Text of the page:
Axe set to fall on City jobs
The Asian crisis will make more than 2,000 redundant in the Square Mile
Sunday 25 January 1998
"The knock-on effect from Asia will be seismic for the City," said Patrick Field, managing director of City head-hunting firm Hanover. "Asian and Japanese houses are very cost-conscious and they'll pull the plug quickly. They tend not to see out a downturn, unlike British banks." Higher-paid workers such as traders and salesmen will be the most vulnerable to the Asia-driven redundancies, Field predicted.
Job losses because of events in Asia will compound growing employment insecurity in the City caused by a wave of mergers in the banking and financial services industry. The merger between Union Banque of Switzerland and SBC Warburg, announced before Christmas, is expected to see 3,000 sackings.
Up to 500 jobs have already disappeared as a result of the turmoil. These include 350 at the London arm of Yamaichi, the Japanese stockbroker that went bankrupt last November. A handful of jobs have gone at BZW's London offices. Over 100 staff at the London operations of Peregrine Securities, the bust Hong Kong broker, are biting their nails as receivers try to find a buyer for the company.
South East Asian banks - those in the tiger economies of Indonesia, Thailand and Singapore - employ over 3,000 staff in London, while Japanese banks and brokers are estimated to have over another 10,000 staff. In total, 15,000 of the 250,000 people who work in the City depend on Asian markets.
"It's tough out there," said one recently sacked City whiz-kid. He expects 2,500 staff to be moved on by the middle of this year in London. Less than 20 per cent can hope to find another job in the market again.
Over the past five years, the City has made a fortune out of Asia, a boom now viciously brought to a halt. A good Asian trader in London would be expecting to earn anything up to pounds 100,000 with bonuses pushing his final salary up to pounds 250,000 in a good year. Even salesmen of medium rank can expect to make over pounds 100,000. While most of those made redundant will have a pay-off, many will have to scale back lavish lifestyles. That may take the froth off London's booming property market.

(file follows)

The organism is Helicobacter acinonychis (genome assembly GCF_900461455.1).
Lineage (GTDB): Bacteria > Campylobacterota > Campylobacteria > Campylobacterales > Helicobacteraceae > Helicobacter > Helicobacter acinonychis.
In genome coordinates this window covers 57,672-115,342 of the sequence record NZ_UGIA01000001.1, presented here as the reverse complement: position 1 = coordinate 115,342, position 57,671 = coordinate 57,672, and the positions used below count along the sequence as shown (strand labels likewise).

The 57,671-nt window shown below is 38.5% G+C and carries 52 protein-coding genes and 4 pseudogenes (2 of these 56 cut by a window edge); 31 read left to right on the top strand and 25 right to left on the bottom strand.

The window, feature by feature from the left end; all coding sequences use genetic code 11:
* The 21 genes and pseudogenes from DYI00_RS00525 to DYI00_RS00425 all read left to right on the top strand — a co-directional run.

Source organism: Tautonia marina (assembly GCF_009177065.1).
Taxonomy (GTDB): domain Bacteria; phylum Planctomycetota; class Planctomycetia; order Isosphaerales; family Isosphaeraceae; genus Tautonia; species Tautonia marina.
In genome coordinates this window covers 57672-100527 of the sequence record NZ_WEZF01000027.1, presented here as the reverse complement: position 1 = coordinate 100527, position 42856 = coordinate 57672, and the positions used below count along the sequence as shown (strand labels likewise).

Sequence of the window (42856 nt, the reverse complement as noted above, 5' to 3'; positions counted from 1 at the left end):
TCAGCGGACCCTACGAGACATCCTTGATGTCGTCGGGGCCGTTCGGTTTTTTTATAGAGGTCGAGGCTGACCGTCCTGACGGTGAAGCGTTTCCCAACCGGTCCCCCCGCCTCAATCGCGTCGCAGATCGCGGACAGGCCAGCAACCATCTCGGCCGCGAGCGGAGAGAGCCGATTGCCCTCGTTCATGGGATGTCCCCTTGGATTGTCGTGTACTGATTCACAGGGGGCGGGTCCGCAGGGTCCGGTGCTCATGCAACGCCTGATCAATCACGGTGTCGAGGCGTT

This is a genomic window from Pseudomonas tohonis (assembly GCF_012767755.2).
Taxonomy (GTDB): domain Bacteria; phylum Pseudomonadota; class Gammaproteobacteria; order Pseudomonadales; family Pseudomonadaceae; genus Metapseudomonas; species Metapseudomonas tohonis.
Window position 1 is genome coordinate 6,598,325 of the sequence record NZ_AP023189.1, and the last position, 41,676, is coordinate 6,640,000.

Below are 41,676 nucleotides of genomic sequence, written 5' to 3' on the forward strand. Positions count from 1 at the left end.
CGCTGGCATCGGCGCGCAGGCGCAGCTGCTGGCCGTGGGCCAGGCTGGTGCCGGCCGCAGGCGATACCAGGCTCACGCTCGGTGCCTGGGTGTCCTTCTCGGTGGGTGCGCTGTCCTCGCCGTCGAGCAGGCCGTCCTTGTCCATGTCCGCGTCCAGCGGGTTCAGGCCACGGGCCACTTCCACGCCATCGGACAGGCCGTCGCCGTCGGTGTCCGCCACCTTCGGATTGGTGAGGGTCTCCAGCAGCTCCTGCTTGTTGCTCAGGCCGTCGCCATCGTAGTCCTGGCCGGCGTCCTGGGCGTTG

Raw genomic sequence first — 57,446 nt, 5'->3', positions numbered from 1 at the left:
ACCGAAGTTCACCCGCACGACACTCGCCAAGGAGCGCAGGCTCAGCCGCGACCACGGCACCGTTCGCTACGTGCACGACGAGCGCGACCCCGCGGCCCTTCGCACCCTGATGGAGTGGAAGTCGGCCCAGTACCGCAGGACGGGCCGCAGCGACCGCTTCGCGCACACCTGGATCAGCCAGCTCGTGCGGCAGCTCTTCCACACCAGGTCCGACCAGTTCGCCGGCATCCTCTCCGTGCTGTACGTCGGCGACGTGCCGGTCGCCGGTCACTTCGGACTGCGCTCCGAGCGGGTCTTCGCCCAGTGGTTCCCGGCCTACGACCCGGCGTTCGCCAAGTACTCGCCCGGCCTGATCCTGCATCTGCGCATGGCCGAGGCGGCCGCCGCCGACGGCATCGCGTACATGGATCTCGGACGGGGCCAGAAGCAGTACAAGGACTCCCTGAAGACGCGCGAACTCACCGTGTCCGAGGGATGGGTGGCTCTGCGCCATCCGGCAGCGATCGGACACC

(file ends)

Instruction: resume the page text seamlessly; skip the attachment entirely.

The pain felt in London is still nothing compared to what bankers in Asia are experiencing. On Friday, the Hong Kong Securities and Futures Commission put 18 stockbrokers in the territory on a watchlist. In Asia British investment bank Schroders sacked 200 staff while the French-owned SocGen-Crosby Securities has also made large cuts, rumoured to be about 100. At Peregrine, the collapsed Hong Kong investment bank, some 1,400 jobs have gone. BZW's Asian equities business, being sold to Credit Suisse First Boston, has sacked 175 workers and the final number will be much higher.
Anthony Cook, a senior consultant at head-hunter Morgan & Banks, points out that competition among sacked City workers for jobs will be exacerbated by expatriates returning from Hong Kong and Singapore.
One analyst from Malaysia has booked in to see London-based head hunters. He is pessimistic about the future and is looking for work in other emerging markets, like central Europe. "The way things are going, it looks bad wherever you look," he said.
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